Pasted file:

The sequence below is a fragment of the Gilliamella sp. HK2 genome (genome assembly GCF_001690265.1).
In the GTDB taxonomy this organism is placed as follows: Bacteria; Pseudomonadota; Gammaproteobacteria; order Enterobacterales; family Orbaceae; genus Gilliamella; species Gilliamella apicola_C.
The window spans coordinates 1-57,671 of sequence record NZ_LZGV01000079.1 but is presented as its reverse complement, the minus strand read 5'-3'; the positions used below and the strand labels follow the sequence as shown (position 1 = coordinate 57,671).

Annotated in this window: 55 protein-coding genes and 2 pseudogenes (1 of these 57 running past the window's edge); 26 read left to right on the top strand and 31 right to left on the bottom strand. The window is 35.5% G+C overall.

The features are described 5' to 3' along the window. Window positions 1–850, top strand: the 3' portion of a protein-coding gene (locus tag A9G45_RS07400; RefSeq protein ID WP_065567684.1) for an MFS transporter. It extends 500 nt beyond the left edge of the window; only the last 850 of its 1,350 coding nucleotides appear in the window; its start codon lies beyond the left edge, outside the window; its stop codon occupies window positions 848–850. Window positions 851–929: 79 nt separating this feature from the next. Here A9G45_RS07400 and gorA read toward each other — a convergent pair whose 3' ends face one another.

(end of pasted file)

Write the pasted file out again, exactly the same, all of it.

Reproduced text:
The sequence below is a fragment of the Gilliamella sp. HK2 genome (genome assembly GCF_001690265.1).
In the GTDB taxonomy this organism is placed as follows: Bacteria; Pseudomonadota; Gammaproteobacteria; order Enterobacterales; family Orbaceae; genus Gilliamella; species Gilliamella apicola_C.
The window spans coordinates 1-57,671 of sequence record NZ_LZGV01000079.1 but is presented as its reverse complement, the minus strand read 5'-3'; the positions used below and the strand labels follow the sequence as shown (position 1 = coordinate 57,671).

Annotated in this window: 55 protein-coding genes and 2 pseudogenes (1 of these 57 running past the window's edge); 26 read left to right on the top strand and 31 right to left on the bottom strand. The window is 35.5% G+C overall.

The features are described 5' to 3' along the window. Window positions 1–850, top strand: the 3' portion of a protein-coding gene (locus tag A9G45_RS07400; RefSeq protein ID WP_065567684.1) for an MFS transporter. It extends 500 nt beyond the left edge of the window; only the last 850 of its 1,350 coding nucleotides appear in the window; its start codon lies beyond the left edge, outside the window; its stop codon occupies window positions 848–850. Window positions 851–929: 79 nt separating this feature from the next. Here A9G45_RS07400 and gorA read toward each other — a convergent pair whose 3' ends face one another.